Empathy and the New Refugee Crisis

Charlotte McDonald-Gibson

Today, one in seven people is a migrant. This year, crossings of the Mediterranean Sea have already exceeded 300,000, and at least 2,500 lives have been lost in the process. What does it mean to be a migrant – or a refugee – in our time? What human rights can we rely on? And what hope is there for those who have fled their homes? Granta asks its authors to share their reactions to this profound human crisis. Click here to read the other responses in this collection of statements, poems, images and personal reflections from across Europe and beyond.

 

What does it take to remind people that you are human? For three-year-old Aylan Kurdi, it was a simple outfit of a red -shirt, blue shorts and velcro shoes, the kind of clothes mothers everywhere dress their boys in. Then there was his position, knees pulled up, bottom in the air and head gently tilted to one side, a stance any parent recognises as the one their child finds so comforting in their crib.

Sadly, Aylan also had to be dead, the white foam of the surf rising around his tiny face, his limbs bluing on the sand of a Turkish beach.

He was not the first child to die trying to reach Europe’s shores. There have been hundreds, possibly thousands. In the years I have spent covering the continent’s woeful response to the refugee tragedy on its doorstep, I have had to become accustomed images of terrible suffering and loss, not only from photographs but from vivid testimony of the people who have survived the trip.

There is the young Syrian man shipwrecked off the coast of Libya, swimming towards a tiny lifeless body and holding the dead baby for a second before seeing the child’s father swimming towards them. Unable to bear the grief of the moment the father sees his boy, the young man lets go. A teenage girl – another Syrian survivor of the smuggling boats – is handed eighteen-month-old and nine-month-old girls by their drowning mother and grandfather. She floats in the Mediterranean for days on a rubber ring and only manages to keep one child alive before rescuers finally come for her.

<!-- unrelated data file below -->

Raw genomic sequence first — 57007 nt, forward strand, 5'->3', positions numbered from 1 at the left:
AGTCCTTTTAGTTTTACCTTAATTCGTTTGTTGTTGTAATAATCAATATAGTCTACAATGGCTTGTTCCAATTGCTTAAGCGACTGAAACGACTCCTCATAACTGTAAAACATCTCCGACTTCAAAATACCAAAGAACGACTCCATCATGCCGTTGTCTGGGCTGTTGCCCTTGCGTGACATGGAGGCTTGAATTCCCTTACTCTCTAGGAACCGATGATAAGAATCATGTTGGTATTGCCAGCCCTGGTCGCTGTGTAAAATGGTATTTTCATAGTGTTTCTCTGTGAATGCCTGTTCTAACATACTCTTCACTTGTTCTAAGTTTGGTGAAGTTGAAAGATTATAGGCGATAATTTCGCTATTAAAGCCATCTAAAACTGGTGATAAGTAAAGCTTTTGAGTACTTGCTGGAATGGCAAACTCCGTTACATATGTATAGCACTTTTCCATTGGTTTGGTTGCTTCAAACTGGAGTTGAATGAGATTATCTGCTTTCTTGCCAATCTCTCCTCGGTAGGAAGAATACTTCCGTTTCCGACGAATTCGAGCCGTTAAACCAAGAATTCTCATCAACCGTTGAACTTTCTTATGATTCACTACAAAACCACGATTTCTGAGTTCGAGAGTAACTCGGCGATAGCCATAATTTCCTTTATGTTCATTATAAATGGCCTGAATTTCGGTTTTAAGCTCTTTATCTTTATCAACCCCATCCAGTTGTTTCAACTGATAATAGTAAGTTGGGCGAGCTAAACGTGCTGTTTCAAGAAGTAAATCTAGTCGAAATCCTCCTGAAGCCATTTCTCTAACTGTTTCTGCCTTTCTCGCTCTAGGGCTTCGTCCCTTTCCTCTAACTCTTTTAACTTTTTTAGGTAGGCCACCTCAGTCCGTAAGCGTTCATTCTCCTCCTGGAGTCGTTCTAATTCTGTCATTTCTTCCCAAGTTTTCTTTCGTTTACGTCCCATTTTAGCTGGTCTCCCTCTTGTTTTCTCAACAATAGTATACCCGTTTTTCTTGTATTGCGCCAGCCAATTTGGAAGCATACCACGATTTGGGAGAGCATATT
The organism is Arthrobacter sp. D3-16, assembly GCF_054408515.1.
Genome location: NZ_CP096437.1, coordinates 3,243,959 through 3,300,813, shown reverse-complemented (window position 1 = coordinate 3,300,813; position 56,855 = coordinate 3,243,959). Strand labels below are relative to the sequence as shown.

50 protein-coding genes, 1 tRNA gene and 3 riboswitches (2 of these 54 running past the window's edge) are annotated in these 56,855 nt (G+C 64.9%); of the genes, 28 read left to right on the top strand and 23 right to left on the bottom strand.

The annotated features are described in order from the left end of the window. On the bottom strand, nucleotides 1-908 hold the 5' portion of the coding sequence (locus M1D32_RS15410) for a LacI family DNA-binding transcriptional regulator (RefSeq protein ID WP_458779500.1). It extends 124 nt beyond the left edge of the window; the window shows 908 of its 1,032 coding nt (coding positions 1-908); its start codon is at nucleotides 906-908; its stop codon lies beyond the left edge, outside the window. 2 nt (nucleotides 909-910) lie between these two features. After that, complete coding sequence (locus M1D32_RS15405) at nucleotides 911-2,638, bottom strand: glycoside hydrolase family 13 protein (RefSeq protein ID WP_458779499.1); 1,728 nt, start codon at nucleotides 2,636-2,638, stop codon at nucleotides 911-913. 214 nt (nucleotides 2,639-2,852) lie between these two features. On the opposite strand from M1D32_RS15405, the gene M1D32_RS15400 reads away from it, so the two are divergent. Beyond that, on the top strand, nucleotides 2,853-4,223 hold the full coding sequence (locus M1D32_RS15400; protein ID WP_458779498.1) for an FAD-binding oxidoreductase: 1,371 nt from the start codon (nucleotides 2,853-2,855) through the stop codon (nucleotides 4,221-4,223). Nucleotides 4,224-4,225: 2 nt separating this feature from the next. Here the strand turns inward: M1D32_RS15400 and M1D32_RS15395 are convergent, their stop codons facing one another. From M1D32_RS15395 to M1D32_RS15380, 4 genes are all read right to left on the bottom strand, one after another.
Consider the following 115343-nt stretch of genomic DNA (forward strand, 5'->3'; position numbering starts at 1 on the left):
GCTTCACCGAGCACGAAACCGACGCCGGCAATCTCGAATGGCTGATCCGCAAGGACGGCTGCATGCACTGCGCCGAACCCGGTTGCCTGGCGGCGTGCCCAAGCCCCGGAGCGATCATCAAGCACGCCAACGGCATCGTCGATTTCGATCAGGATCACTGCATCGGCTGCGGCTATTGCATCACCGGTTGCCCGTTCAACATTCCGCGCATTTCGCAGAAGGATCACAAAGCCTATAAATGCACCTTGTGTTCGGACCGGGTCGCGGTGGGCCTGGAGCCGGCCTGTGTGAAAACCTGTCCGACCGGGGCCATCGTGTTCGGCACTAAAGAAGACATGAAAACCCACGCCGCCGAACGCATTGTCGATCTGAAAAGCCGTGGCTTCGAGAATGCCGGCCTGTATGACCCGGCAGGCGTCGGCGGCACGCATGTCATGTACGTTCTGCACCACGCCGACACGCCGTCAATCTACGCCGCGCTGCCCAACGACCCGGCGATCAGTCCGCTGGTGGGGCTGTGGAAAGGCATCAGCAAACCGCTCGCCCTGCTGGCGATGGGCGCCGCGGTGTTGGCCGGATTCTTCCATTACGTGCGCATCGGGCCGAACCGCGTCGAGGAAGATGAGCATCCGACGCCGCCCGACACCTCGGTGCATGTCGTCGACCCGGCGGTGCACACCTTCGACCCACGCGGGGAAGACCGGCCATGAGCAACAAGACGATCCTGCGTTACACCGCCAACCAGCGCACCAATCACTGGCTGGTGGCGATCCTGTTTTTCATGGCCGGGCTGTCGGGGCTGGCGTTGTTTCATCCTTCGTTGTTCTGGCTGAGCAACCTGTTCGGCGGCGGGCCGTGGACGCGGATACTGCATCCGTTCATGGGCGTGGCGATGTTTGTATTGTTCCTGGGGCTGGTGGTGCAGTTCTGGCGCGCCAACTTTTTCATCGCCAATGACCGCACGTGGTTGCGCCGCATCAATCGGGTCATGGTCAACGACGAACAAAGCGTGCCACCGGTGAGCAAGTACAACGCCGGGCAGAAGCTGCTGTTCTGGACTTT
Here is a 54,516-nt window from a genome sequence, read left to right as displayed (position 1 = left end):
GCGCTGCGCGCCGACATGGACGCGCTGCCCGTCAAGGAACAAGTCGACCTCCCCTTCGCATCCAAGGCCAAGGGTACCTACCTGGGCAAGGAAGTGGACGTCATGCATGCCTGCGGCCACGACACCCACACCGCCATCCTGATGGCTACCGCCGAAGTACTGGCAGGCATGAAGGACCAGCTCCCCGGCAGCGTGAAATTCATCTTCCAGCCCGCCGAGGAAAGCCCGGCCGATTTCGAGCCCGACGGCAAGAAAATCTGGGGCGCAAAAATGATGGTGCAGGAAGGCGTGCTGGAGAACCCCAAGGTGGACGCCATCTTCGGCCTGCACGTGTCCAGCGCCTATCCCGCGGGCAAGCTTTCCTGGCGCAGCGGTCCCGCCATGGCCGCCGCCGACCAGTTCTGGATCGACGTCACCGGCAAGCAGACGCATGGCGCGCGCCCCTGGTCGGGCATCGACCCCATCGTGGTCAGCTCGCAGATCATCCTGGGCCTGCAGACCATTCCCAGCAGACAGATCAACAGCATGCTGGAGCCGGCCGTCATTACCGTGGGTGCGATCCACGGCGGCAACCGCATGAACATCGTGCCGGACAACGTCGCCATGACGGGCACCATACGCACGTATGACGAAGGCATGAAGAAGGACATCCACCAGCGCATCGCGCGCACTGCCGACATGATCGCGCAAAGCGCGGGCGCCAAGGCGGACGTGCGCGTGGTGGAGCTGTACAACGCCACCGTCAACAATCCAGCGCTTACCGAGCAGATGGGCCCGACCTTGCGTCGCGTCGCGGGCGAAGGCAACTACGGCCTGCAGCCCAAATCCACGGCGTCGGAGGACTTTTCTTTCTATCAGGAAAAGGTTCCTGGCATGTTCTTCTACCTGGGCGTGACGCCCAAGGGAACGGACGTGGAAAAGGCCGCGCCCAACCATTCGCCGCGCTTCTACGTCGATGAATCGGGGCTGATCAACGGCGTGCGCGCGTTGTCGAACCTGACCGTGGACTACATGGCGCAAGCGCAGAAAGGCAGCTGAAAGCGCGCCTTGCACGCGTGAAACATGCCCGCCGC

If anything, I have had to keep empathy at bay. It is such a saturation of suffering that somehow as a journalist you have to harden yourself, otherwise it becomes too painful to do your job. Then on 7 April, a few months after I began researching a book on the subject, my first child was born.

In the weeks after Nathaniel’s birth, there was one image I could not shake from my mind. It was of the mothers who gave birth in the sinking smuggling boats, their stories told by survivors who had witnessed the deliveries and by rescue divers who found the bodies of babies still attached to their mothers by their umbilical cord. I had just experienced a pregnancy and birth, that blooming of hope, the excitement at the onset of labour, the hours of terrible pain then the euphoria of the delivery and wriggling new life in front of you.

Imagine doing all that, but in the darkness of the rotting hull of a fishing vessel, surrounded by so many bodies in the grip fear and panic, inhaling hot air saturated with the smell of human waste and diesel fumes, lost in the middle of the sea and knowing that you were drowning.

Would that rush of pure, indescribable joy when your baby finally leaves your body still be there, even if you knew you and the child you brought into the world were about to die? Did they have a chance to hold their babies, to try and comfort them? Did anyone help comfort them at that moment when they were delivering that doomed life, or was the panic so complete that they were alone?

As I nursed Nathaniel in the small hours of the morning, I could not stop putting myself on those boats, imagining the horror of it over and over and over again. What scares me most about the current debate over the refugee crisis is the utter inability of some people and politicians to acknowledge any shared experience with the people asking for sanctuary on this rich continent.

It is the British politicians speaking of ‘swarms’ and ‘marauders’. This is the language of plague and pestilence, not human lives. At its worst it is the Hungarian and Slovakian leaders speaking about the dilution of Christian values, and refusing refuge to Muslims.

In 1938, American and European leaders met in the French spa town of Evian to debate whether to offer sanctuary to the growing numbers of Jewish refugees. Politician after politician took to the podium and spoke about high unemployment and economic hardship, and nothing was done. The next year, W.H. Auden wrote his Refugee Blues: ‘Walked through a wood, saw the birds in the trees; They had no politicians and sang at their ease; They weren’t the human race, my dear, they weren’t the human race’. So much time has passed, yet how little we have learnt.

Pinter for Dogs
On the Refugee Crisis